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A Future That Never Was: Indians Buy the Country Back in ‘Americathon’

An article about the 1979 comedy Americathon, in which Indians foreclose on the United States
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Here's something interesting we stumbled across in an article about Ten Movies that Accurately Predicted the Future: The first pick is a little-remembered comedy from 1979 called Americathon. In the film, set in 1998, the United States failed to pull out of the 1970s energy crisis; without gas, everyone must get around by bicycle and automobiles become useless. Well, not so useless—as the USA of Americathon teeters on the brink of financial ruin, its citizens have taken to living in their cars.

But even this is a fool's paradise; the president (played by John Ritter) has kept the economy afloat by borrowing heavily from an ultra-rich lender who decides he wants his money back. To stave off foreclosure, the USA ends up putting on a telethon to try to save itself; as you can imagine the hijinks that follow are both zany and madcap. Appearances by Meat Loaf, Harvey Korman, and Jay Leno.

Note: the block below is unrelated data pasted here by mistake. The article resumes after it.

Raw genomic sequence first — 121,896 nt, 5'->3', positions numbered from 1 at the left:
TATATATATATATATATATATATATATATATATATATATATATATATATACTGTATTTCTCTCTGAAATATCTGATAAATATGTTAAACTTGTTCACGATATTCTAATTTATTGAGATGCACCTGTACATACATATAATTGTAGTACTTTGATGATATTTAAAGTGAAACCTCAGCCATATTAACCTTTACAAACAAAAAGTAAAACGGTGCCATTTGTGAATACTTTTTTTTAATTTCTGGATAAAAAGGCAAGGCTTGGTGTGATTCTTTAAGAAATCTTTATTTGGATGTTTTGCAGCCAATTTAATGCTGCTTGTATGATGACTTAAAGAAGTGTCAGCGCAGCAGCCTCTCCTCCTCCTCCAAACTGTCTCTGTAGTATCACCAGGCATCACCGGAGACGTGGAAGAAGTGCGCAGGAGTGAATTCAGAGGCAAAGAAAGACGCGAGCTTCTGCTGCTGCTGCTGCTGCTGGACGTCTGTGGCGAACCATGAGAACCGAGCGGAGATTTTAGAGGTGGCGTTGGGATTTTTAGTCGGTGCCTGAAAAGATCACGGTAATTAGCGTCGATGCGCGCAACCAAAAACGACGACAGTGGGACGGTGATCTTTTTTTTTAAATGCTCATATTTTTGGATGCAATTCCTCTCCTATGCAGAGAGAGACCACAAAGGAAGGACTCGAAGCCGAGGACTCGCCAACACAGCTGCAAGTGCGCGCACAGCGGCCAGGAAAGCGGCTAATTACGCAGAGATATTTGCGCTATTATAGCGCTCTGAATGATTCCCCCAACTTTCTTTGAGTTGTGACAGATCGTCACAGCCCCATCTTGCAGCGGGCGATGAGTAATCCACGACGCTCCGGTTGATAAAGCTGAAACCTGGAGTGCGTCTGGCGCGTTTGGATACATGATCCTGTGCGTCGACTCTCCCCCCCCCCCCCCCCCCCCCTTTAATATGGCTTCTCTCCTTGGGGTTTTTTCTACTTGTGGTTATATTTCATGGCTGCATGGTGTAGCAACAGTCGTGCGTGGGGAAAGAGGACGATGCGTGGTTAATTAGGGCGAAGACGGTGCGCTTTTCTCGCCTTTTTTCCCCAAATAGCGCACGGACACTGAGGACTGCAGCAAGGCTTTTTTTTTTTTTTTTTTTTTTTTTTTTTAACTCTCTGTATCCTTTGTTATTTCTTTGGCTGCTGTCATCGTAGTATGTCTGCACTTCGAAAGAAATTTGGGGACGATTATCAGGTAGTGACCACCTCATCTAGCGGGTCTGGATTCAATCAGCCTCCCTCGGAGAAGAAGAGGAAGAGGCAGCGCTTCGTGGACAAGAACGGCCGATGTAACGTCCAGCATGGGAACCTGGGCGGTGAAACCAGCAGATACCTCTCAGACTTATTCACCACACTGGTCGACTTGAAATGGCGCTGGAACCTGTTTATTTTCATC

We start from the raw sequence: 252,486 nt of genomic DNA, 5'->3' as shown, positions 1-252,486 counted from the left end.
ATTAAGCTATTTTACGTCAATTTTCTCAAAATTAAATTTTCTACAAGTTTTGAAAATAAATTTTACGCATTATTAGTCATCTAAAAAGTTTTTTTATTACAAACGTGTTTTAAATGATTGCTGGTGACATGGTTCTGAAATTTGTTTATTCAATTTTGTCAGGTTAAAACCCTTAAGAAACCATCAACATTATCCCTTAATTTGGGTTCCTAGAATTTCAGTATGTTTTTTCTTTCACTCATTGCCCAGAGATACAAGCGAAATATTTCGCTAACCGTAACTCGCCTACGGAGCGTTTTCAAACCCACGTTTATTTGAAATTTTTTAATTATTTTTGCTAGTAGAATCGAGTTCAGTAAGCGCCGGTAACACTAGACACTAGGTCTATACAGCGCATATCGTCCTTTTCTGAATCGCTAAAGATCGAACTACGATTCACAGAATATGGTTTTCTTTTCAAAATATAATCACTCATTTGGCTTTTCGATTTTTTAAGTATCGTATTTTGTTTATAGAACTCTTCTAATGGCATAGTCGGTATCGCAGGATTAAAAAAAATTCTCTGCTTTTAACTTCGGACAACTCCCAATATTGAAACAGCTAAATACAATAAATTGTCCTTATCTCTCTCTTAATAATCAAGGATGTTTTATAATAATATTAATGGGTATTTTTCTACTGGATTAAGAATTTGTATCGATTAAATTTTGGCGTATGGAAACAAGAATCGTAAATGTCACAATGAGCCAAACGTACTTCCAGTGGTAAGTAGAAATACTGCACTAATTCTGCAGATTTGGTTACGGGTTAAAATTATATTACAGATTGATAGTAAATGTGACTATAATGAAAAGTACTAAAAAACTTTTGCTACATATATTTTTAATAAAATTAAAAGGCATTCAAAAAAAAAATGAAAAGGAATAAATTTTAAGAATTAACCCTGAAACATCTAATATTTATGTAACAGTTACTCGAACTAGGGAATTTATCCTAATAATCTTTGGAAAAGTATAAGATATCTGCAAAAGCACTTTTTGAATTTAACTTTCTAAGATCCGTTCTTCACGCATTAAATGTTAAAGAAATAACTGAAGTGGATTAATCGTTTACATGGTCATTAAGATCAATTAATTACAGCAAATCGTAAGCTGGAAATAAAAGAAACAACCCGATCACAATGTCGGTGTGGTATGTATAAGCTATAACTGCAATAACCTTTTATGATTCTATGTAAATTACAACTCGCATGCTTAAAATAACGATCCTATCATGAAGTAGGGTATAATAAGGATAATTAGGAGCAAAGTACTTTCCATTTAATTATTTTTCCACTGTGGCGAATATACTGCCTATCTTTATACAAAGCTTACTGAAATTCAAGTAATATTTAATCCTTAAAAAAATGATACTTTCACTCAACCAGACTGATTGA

But back up: Who's the lender who calls in the debt? No, it's not China. It's Sam Birdwater, leader of an Indian cartel that has grown staggeringly rich off its cash cow, an international conglomerate that has mushroomed from what was once a modest shoe company called Nike. Yes, in this parallel universe, it's the Indians who extract poetic justice, threatening to reclaim the country over $400 billion (a lot of money in 1978, apparently).

We're not suggesting you watch this movie; it's a little difficult to make it through even this five-minute clip. But there is something priceless about Birdwater—Chief Dan George—announcing he's foreclosing on the United States with the phrase "I've gotta eat too."

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